The World’s Most Expensive Book

December 7 was a date circled on my calendar, but not for Pearl Harbor. Sotheby’s announced for that day an auction in London of a rare complete set of Audubon’s Double Elephant Folio, the original edition of Birds of America. The last auction a few years ago yielded a price well into seven figures, and a little inflation this time might bump the figure up a digit.

Sotheby’s was offering the treasure as “the world’s most expensive book.” Even that doesn’t do it justice. As can be seen in our gallery, the thing is four volumes, each about 40 inches high. Altogether there are 435 hand-colored plates. The set has the presence in the room of a great object.

The main reason we prize Audubon around here is that his drawings are dramatic, aesthetically exciting images. But there’s always a story attached to every plate. Audubon was an adventurer and international entrepreneur as well as an artist-ornithologist. He spent one winter marooned on a frozen river with Osage Indians. During a Kentucky trip in 1813, he witnessed an overhead migration of the now-extinct passenger pigeon that continued constantly for three days. He wrote that everyone in Louisville dined on nothing but pigeons for an entire week. This is the same character who later shared dinner with Andrew Jackson in the White House, when the two swapped stories of the frontier, and who lectured to a Cambridge University audience that included Charles Darwin, as Darwin mentions in On the Origin of Species. There are good biographies of Audubon’s life, but some ambitious novelist really ought to see what can be done with his story. The challenge would be to give continuity to the far-flung episodes of Labrador and Texas, Haiti and Edinburgh.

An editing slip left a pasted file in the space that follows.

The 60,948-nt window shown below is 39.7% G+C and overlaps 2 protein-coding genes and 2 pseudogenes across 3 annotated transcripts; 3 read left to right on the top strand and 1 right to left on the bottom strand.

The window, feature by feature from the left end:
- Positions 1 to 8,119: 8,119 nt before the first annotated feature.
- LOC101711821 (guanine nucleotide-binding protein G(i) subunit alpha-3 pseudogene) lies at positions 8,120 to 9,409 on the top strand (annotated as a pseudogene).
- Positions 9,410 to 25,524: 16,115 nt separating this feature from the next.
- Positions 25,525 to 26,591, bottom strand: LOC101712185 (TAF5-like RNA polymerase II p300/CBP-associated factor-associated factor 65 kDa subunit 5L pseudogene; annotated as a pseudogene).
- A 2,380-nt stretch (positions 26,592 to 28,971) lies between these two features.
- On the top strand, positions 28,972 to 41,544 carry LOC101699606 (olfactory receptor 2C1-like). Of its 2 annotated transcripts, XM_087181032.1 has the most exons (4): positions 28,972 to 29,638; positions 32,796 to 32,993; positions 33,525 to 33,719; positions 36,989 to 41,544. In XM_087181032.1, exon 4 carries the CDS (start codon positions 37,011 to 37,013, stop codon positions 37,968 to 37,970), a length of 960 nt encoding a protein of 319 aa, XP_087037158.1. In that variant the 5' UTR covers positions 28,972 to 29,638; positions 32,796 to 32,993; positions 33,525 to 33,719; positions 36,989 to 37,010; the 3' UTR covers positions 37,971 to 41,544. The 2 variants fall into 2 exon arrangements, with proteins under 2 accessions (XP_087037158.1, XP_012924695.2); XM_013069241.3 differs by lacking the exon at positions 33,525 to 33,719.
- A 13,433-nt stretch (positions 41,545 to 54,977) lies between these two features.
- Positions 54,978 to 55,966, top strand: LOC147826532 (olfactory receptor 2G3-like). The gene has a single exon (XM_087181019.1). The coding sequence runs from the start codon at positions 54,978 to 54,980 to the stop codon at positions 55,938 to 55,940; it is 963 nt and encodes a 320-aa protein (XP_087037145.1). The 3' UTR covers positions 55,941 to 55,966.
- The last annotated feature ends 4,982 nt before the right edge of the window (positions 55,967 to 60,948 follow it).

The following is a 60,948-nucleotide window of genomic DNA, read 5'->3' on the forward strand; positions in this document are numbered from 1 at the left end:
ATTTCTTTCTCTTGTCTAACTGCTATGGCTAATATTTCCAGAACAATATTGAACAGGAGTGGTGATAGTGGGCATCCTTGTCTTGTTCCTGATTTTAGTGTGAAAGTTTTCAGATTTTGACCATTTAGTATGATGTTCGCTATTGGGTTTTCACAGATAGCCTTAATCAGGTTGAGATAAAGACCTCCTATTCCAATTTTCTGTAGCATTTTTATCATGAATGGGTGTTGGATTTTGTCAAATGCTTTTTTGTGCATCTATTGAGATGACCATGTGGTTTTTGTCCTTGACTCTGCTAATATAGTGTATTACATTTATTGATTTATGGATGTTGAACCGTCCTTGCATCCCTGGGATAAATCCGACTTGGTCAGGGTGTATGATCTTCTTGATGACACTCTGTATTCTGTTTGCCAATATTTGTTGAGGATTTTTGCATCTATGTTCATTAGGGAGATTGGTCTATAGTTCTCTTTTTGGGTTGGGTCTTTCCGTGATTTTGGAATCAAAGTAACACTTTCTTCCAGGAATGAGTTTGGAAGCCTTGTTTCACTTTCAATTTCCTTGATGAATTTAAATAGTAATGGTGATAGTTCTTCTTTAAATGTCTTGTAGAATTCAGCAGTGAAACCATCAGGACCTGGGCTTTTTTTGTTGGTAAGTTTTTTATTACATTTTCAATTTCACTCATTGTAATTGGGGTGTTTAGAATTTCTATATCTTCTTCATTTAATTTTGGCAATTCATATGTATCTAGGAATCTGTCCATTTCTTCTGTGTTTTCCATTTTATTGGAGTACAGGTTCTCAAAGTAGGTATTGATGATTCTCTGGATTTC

Acquiring an Audubon set for North Carolina was the idea of a governor, William Alexander Graham, only a few years after the work’s completion. The cost to the state was believed at the time the lowest price ever paid for Birds of America—$650. The recent London auction did, in fact, reach an eight-figure price. When Audubon was surviving on swans and pecans with the Indians, he couldn’t have imagined such success. Maybe it’s time for that novel.

Post a Comment

Your email is never shared. Required fields are marked *

*
*